Vikram the father, Vikram the husband, Vikram the boss, Vikram the son, Vikram the scientist, Vikram the manager—they are all there. Maybe not in depth but definitely outlined evocatively enough to give one a flavour of the person in his multiple roles.

The book is remarkably non-judgmental and matter-of-fact. Though Ms. Shah says that Vikram Sarabhai was a childhood hero and that is why she set about writing his biography, she seems to have been able to resist the temptation to fuzz not-so-pleasant realities. Whether it is his marriage, or his inability to really assert himself and take a firm stand vis a vis individuals in the Department of Atomic Energy, it is told like it was.

I would like to thank Amrita Shah for this biography. We cannot afford to forget our heroes—and Vikram Sarabhai was certainly one of them.


Vikram Sarabhai, A Life by Amrita Shah was published in 2007. It is reviewed today to commemorate Dr. Sarabhai’s birthday which falls on 12 August.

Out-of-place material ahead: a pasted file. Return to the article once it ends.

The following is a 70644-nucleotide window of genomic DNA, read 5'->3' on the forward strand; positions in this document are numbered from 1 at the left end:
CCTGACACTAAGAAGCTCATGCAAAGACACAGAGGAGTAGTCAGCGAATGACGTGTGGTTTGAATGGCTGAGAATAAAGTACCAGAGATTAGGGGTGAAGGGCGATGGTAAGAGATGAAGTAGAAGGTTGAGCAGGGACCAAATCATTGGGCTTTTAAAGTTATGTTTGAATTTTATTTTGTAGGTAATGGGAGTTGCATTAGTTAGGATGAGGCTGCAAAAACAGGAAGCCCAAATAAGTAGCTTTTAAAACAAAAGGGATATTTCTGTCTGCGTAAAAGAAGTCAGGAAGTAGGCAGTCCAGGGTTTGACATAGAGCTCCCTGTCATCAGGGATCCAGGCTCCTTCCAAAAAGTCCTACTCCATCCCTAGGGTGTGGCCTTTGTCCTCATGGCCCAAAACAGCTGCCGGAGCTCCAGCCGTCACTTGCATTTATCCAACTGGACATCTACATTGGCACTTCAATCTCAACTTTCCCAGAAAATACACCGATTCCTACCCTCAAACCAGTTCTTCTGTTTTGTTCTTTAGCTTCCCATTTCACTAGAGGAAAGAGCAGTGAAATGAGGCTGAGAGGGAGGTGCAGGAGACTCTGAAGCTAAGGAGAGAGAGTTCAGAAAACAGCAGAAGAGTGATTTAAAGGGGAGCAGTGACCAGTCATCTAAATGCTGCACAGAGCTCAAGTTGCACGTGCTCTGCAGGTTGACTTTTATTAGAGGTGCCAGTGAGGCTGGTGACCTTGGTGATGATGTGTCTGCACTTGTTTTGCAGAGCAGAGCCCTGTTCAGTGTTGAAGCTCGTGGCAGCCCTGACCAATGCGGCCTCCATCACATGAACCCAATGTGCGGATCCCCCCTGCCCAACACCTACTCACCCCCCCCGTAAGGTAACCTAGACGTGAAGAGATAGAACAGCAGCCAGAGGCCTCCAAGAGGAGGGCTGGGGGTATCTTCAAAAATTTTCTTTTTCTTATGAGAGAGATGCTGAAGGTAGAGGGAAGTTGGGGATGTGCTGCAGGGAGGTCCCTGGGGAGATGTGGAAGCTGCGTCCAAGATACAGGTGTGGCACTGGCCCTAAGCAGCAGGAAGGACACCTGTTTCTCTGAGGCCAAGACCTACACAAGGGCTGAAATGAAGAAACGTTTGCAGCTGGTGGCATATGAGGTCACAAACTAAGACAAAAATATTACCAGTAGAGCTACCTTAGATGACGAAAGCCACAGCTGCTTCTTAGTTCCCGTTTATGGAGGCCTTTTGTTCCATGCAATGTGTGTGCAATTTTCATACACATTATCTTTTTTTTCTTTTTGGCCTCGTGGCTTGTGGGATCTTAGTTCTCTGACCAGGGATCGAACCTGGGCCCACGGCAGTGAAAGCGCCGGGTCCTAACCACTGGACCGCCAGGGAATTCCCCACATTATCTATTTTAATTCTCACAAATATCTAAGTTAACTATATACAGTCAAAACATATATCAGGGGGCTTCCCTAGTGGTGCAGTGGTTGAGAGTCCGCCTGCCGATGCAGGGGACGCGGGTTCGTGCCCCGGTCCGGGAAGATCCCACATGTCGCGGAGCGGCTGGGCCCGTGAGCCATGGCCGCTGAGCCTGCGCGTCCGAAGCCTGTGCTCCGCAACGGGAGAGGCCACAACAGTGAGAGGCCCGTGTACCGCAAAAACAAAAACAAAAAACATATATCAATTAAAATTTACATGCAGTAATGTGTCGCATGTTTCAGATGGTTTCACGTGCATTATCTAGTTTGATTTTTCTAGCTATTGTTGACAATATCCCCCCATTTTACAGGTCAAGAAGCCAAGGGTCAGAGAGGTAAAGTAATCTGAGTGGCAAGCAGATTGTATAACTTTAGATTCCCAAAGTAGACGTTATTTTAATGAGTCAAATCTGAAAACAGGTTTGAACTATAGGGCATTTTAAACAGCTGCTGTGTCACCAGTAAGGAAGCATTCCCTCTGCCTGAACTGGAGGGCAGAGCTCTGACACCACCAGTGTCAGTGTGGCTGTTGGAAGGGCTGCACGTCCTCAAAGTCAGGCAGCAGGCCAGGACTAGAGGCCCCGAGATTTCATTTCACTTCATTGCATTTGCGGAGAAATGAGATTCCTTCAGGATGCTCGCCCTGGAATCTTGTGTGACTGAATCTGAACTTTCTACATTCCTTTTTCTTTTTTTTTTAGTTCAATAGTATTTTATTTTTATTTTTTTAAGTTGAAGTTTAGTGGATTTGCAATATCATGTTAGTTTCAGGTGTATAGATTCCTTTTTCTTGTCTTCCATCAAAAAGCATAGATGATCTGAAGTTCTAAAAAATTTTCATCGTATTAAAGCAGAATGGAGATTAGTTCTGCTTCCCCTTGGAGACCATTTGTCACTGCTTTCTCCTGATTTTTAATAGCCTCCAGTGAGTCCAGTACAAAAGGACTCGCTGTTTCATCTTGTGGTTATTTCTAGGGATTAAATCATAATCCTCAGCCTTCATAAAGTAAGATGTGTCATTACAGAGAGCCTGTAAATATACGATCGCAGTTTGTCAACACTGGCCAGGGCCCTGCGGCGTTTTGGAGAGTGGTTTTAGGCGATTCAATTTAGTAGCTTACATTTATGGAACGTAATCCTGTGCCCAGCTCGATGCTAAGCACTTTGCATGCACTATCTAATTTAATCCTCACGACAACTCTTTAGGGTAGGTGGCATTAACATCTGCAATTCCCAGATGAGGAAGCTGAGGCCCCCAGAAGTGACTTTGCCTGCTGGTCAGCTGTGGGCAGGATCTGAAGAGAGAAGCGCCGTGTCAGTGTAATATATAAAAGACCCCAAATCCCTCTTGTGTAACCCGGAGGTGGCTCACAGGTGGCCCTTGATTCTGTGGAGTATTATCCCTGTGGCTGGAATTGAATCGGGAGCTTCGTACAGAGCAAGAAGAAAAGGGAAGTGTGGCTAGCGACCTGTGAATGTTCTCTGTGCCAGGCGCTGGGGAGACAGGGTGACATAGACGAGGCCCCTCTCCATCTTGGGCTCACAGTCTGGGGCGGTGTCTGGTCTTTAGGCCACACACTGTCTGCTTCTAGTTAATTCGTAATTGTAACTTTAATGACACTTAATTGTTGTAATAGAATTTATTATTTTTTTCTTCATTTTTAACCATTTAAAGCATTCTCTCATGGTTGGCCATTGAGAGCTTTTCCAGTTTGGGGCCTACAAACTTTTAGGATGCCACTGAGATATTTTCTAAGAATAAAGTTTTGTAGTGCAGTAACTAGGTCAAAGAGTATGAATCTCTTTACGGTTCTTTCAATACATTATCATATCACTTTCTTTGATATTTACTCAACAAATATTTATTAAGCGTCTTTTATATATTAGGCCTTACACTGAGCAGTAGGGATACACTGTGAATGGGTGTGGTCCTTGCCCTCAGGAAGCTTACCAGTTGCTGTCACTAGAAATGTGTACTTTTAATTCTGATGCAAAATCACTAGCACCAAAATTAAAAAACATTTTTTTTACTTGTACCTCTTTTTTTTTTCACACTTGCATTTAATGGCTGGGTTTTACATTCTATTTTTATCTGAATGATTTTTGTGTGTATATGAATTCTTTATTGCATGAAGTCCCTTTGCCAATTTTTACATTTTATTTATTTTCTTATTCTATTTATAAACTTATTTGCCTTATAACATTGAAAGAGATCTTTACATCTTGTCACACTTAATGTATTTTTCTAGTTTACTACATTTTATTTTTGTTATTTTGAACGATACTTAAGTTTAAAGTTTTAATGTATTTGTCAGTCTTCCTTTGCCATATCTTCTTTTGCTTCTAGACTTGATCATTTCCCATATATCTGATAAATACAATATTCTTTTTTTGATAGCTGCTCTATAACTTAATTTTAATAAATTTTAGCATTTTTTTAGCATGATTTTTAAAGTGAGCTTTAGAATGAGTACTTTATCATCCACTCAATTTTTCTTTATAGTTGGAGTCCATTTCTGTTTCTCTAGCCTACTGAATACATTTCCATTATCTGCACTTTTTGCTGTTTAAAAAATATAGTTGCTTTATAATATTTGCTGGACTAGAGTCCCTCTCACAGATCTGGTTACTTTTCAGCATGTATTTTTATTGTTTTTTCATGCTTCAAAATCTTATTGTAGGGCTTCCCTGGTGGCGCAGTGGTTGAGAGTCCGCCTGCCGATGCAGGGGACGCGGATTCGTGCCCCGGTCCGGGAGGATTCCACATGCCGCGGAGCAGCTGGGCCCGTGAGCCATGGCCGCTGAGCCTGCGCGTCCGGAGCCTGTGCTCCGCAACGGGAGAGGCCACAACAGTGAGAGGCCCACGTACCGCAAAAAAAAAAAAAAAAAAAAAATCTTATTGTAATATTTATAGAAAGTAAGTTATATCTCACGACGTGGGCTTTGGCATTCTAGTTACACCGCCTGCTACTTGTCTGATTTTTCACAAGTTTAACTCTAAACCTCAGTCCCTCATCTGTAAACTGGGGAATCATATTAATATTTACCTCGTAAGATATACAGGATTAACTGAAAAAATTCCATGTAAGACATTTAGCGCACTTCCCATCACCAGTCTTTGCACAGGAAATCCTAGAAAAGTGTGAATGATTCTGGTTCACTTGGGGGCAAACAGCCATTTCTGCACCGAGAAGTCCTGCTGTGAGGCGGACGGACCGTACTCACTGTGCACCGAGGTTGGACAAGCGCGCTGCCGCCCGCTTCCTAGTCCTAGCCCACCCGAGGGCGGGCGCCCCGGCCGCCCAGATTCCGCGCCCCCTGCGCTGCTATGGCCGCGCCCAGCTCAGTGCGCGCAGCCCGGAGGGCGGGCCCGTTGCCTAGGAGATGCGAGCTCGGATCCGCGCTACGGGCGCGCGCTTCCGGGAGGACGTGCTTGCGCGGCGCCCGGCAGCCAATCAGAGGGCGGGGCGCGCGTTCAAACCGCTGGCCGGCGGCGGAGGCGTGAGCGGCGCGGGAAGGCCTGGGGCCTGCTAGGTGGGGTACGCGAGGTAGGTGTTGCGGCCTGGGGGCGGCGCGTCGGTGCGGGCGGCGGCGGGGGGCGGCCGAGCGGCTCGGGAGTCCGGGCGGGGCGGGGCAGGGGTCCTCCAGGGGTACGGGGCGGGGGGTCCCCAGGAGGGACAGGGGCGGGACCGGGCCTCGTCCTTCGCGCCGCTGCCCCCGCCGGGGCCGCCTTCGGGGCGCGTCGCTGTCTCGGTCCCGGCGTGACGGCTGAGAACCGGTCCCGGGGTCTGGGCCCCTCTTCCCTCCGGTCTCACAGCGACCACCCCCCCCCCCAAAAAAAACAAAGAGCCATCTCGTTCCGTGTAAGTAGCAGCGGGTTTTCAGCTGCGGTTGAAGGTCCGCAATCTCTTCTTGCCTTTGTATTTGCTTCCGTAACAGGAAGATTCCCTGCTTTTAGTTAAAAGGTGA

The Millennial Matriarchs both count Ahmedabad as home and have worked in institutions which were part of Vikrambhai’s dream. I had the additional good fortune of living on the campus of IIM Ahmedabad as a faculty-spouse. In a large part, we owe what we are to him, albeit indirectly.

6 thoughts on “A Life Too Short: A Tribute to Dr. Vikram Sarabhai

  1. How many of us even know what all Dr Sarabhai did, leave apart appreciate its importance in what India is today. Would get this biography to read after going through this inspiring review.
    Having read a couple of biographies in past six months, I also feel that schools should have two biographies a year prescribed for children. With hardly any role models in this age and time, reading such biographies may inspire them for something great.

    Liked by 1 person

  2. A True Incident

    One day, many years ago, near the Trivandrum sea shore, an elderly gentleman was reading the Bhagavad Gita. That time, a young talented atheist guy came and took his seat by the side of that gentleman. The young guy taunted the gentleman by saying that in the age of science, only foolish people prefer to read old fashioned books like the Gita.

    He further said that, had the gentleman devoted the same time to science, then by now the country would have scaled great heights.

    The gentleman did say nothing but asked the young man for his introduction to which the youth replied that he was a science graduate from Kolkata who had come to make his career in Bhabha Atomic Research Center.